Topics: Internet of Things, data, machine learning

5 Changes the Internet of Things Will Bring to Businesses in 2017

Posted by James Lusk on Mon, Jan 23, 2017 @ 10:01 AM

Internet of Things.jpg


The Internet of Things, or IoT, is not a new term or subject matter.  In fact, according to Datafloq, the term was coined in 1999, but the prediction of a connected world through handheld devices has been around since 1926.  While IoT has been discussed for years now, the way it is used is constantly changing and evolving.

IoT is commonly defined as, “a proposed development of the Internet, in which everyday objects have network connectivity, allowing them to send and receive data.” In September, we wrote about how the Internet of Things is the key to DoD commerce success. Turns out, it is beginning to impact pretty much every business industry.   

In 2017, experts are predicting some big changes for businesses and the Internet of Things.

IoT’s not near, it’s here.

Gone are the days of discussing IoT as “the future”.  Many industries will be completely disrupted as companies around the world begin to use IoT technology in the every-day running of their business. 2016 was the year that a lot of groundwork was laid, but 2017 will be the year it all comes to fruition.  Read more here.

Smart business is the focus.

Over the last few years, IoT has been heavily focused on consumer products. From Amazon’s Alexa to self-driving cars, consumers are slowly but surely beginning to welcome the Internet of Things into their lives. But this year, there will be a large push for more businesses to use the technology. Sukamal Banerjee, executive vice president and global head, IoT Works and HCL Technologies says, “As per our 2016 global IoT survey, 38% of organizations have already started their IoT journey, and 57% are currently planning to, thus, making 2017 an inflection year for Industrial IoT adoption.” Read more here.

Business is getting personal.

With IoT devices, businesses will have greater access to data, ranging from consumer behavior to manufacturing inventory changes. Companies will take advantage of greater access to data by making decisions- such as product recommendations, effective advertising and sales decisions- based off their findings. This data will also prove to be convenient as studies show that executives want their companies to focus more on data, and less on intuition.  Read more here.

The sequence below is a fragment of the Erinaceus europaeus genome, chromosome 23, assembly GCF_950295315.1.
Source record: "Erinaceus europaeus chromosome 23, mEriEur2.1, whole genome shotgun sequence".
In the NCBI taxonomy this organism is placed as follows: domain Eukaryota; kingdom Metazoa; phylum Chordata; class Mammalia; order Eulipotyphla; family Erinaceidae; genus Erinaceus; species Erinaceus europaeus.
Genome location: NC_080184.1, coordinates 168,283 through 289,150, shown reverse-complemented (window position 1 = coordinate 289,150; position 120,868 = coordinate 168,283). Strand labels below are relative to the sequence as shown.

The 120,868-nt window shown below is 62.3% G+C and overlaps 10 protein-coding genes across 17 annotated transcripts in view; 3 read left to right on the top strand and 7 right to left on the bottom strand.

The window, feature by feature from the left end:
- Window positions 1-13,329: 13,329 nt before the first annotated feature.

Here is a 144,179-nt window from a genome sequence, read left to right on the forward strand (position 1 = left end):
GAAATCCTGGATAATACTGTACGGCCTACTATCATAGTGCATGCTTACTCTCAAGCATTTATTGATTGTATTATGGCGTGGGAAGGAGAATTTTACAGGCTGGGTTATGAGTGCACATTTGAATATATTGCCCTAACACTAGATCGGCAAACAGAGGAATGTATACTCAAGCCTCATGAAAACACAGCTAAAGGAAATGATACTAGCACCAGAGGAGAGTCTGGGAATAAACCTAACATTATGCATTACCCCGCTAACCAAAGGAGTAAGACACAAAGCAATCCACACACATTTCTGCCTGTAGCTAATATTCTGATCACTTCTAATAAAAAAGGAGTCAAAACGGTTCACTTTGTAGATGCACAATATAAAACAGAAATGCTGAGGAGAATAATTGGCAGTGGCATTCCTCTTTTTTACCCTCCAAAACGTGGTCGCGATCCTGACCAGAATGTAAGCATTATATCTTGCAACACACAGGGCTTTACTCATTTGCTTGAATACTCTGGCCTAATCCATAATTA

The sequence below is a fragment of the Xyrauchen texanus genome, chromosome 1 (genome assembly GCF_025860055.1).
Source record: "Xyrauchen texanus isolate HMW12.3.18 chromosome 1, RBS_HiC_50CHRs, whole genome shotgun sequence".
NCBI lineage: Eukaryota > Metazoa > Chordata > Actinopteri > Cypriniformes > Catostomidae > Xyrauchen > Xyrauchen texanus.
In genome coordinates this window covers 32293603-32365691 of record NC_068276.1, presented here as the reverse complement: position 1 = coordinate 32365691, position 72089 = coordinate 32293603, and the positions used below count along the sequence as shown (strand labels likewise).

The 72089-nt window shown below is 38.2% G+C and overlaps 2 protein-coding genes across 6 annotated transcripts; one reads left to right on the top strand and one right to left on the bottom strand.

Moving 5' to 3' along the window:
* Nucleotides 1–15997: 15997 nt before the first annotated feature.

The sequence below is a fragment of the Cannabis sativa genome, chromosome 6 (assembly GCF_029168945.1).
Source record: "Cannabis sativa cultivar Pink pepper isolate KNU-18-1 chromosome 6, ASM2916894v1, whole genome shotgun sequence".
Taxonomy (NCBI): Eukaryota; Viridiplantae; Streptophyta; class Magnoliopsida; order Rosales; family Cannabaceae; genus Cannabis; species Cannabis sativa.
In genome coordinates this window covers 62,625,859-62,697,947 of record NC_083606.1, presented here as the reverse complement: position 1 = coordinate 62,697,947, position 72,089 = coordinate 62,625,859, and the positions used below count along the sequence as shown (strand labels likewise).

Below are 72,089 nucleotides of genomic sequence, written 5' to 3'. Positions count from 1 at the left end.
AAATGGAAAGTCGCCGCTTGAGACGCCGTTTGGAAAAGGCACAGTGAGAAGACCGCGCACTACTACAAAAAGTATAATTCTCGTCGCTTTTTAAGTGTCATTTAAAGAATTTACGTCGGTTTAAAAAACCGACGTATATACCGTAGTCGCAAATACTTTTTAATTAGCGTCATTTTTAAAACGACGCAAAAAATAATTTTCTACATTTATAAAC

Inventory management continues to evolve.

The ability to view, track, and monitor inventory will continue to improve through integration with IoT.  RFID tags will be able to hold and communicate even more information about an object, such as temperature, weather, traffic, damage to the object, etc. This will reduce the number of lost items, better identify inefficiencies and help companies make more informed decisions.  Read more here.

Efficiency is King.

The Internet of Things will continue to allow employees to produce more and larger projects in less time.  They will be able to focus their efforts on the important aspects of the business, rather than inefficiencies and manual work. Not only will they complete projects faster, but they will be able to do so more accurately.  Read more here.

2017 will be a big year for the Internet of Things, and businesses in every industry will start to see changes.  We are excited to continue serving our clients with this growing technology.  



Topics: Internet of Things, DoD, IoT, business technology

Internet Of Things: Key to DoD Commerce Success

Posted by James Lusk on Fri, Sep 9, 2016 @ 14:09 PM


The Internet of Things, commonly referred to as IoT, continues to grow as a topic of ongoing conversation, and could soon be a household term. IoT, commonly defined as, “a proposed development of the Internet, in which everyday objects have network connectivity, allowing them to send and receive data,” is beginning to impact almost every industry. LTE-enabled cars now offer real-time traffic information and real-time vehicle diagnostics. Your FitBit and other wearable tech offers personalized data, like heart rate, step count, calories burned, etc. And retailers are tracking your shopping habits every day to send you coupons and offers at the right time and place.

Not only is IoT aimed at consumers, but many business-to-business companies are adopting it, as well. For example, it’s being used to connect manufacturing equipment, medical devices and all the other commercial equipment used by the world’s largest companies. Many businesses have found that the technology improves their bottom lines by:

  • Lowering operating costs
  • Increasing productivity and efficiency
  • Expanding to new markets
  • Developing new product offerings

BI Intelligence, Business Insider's premium research service, found that the future of IoT is looking bright, and it’s not slowing down any time soon. They project that nearly $6 trillion will be spent on IoT solutions over the next five years and that businesses will be the top adopters of IoT solutions.